Unfortunately, there were a few problems with this parish. First, the priest took a strange sort of tack in which he would at times pit us against not only our friends but also our families. We did not get along so well with this priest. Second, many of my peers were even less interested in the “rituals” of being a Catholic than I was. I got the distinct impression that whereas I wanted to get confirmed and felt it my duty before God to go to Mass, they were being dragged through the program as a formality by parents who were themselves only showing up for Mass because they wanted their children to finally get confirmed. I distinctly recall being one of only two boys who wore a tie to the Confirmation Mass–most barely wore t-shirts–and that the good archbishop thanked the two of us personally. This did not endear us to the pastor of St Joseph’s, who had openly encouraged the more casual approach to dressing.

I survived confirmation, and for the first time was actually beginning to take the Faith seriously. I even read (and somewhat enjoyed) the book which my Grandma gave me as a confirmation gift: Fr Thomas Peguy’s “Catechism of the Summa Theologica.” Shortly after my confirmation, there was a wide-spread falling-out between the parish and the Pastor at St Josephs; me family was a part of the “mass”-exodus away form that parish; one result of which was that the average age at the smaller parish dropped to fifty, and there were enough parishioners between the ages of 12-16 that my brothers could get confirmed there. I have only set foot in St Joseph’s once since then, and the priest’s homily was largely a tirade against those “traitorous” parishioners who had gone elsewhere.

By God’s grace my faith survived high school intact, and I left home for college at a secular university. Unfortunately, many of the good Catholics who went with me stopped trying to be good Catholics. I knew about a half-dozen Catholics who I had gone to high-school with and who came with me to OSU. After the first month, I think about about two of us were still attending Mass regularly. Much of the Catholic community there (to say nothing of the university as a whole!) frowned on doctrinal orthodoxy, and many of those who didn’t were attending Mass at their home parishes. The local Newman center did not feel like home, and so I rarely ventured there until my senior year. In short, there was little in the way of social life inside the Catholic community around campus.

Thus, while I continued to attend Mass on Sundays, I went looking elsewhere for community. I found this in a variety of places: the dormitory, the Honors College, the Ballroom dance floor, the pro-life club (through which I met most of my few Catholic friends at OSU), an independent paper with ISI connections, the physics department: all of these provided some community, indeed there was a bit of overlap between many of these groups. However, arguably the most important of these organizations was an evangelical Protestant community with which I got involved (as the honorary Catholic member). I can fairly say that for much of my time at Oregon State, my church was St Mary’s and my community was the Campus Crusade for Christ.

A fine enough community this was, and I have many friends who were at some point involved in this organization. Actually, I think that every one of my roommates from sophomore year on was active in “Cru,” and some of my closest friends to this day are people I met during the Wednesday night praise and worship sessions. I learned quite a lot about ecumenism from my time spent with this group. Moreover, I can say that while it wasn’t the Church, it did give me some appreciation for why some Catholics leave the Church, which is the lack of authentic community at many parishes. I’ll also admit to missing the Thursday night Bible studies at our favorite pub, which were organized loosely by my roommates and I but often attended by our other friends, most of whom were Cru regulars. My experiences with Cru did indeed help to keep my Christian faith alive, for I now had a community of friends to help me weather the storm of secularism which I found on campus.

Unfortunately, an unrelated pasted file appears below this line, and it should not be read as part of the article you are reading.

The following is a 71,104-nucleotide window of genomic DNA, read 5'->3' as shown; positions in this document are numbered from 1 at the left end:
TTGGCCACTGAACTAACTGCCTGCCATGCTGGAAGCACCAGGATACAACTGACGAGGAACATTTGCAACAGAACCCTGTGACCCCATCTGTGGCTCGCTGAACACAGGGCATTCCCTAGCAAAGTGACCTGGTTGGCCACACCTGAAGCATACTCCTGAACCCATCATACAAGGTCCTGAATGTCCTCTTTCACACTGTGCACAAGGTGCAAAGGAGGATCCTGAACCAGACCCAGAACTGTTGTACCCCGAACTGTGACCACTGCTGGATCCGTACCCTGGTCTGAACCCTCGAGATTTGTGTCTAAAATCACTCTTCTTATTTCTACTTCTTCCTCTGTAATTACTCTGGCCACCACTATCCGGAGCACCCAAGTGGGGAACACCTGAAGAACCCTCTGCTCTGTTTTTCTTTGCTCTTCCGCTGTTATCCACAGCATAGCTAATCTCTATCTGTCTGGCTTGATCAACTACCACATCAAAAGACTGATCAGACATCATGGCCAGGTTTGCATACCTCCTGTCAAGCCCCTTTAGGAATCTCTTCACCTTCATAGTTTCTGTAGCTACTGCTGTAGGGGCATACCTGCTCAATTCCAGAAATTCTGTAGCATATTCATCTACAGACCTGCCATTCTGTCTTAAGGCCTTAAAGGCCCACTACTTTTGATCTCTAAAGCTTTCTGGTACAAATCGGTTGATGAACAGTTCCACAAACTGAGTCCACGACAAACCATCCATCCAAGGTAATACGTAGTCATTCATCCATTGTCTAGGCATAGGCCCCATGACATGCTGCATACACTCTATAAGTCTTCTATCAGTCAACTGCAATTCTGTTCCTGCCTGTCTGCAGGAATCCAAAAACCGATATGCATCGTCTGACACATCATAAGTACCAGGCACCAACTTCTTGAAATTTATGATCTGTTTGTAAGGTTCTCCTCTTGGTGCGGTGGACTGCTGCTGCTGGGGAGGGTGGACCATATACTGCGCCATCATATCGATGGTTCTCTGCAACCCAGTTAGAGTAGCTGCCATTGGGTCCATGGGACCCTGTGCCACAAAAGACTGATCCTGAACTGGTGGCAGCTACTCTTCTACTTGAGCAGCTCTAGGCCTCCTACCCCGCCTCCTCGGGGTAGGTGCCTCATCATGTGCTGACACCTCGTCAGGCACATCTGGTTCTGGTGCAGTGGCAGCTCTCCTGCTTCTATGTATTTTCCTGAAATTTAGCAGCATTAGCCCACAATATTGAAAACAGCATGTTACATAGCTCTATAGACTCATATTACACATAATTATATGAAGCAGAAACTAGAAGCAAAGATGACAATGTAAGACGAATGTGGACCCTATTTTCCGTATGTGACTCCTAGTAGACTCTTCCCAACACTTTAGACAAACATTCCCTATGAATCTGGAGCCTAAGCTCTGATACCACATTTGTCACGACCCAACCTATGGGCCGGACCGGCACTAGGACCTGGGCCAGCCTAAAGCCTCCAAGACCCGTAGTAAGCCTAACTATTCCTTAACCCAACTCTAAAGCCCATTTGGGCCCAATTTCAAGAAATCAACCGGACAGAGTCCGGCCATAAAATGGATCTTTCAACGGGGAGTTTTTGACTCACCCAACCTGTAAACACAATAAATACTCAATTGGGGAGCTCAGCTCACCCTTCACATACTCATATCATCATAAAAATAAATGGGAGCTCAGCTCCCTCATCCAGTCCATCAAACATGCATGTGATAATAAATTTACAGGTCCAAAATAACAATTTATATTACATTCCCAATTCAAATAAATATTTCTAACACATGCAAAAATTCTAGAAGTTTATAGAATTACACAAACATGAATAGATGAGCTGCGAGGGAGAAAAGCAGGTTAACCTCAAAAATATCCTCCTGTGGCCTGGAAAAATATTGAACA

Oddly enough, it was this Protestant organization which has done the most to really strengthen my Catholicism, at least from a direct and intellectual perspective. Cru provided a combination which I had never really faced before: that of people who were dedicated and thoughtful Christian who were at the same time distinctly not Catholics–and who recognized that I was a Catholic. Actually, I was for the most part the only Catholic who regularly attended their events, which made me something of a curiosity to many of them. “Wait, you mean Catholics are Christian!” was a common response from some of them. Others had a reaction which was closer to, “Wait, you think Catholics are Christian?”

Between my curious friends and my more antagonistic ones—to say nothing of the antagonistically curious and curiously antagonistic folks in between—I was asked a lot of questions about Catholicism. This was my “crisis” moment, that is, the moment at which I had to really ask myself whether or not I believe all of the Church’s doctrinal teachings, and whether I accepted all of her dogmatic conclusions. It is the time during which I transitioned from being a passive Catholic whose faith was always there in the background to being an active one who desired to really know my faith and understand it; during which I transitioned from consenting to the doctrines of the Faith to questioning them to assenting to (and at times even asserting) them. I should note here that I struggled with a few doctrines here and there—it made me realize that I really didn’t understand my faith much at all, though here and there I was surprised to find that I knew more than I’d thought, just from listening to the readings at Mass and other sundry reasons of “hidden” catechesis. And though I struggled at times to understand or explain, I was always willing to give the Church the benefit of the doubt, to assume that maybe the reason why I couldn’t see why the Church taught such and such was because my knowledge and understanding were incomplete, and not just because the Church was wrong or making stuff up.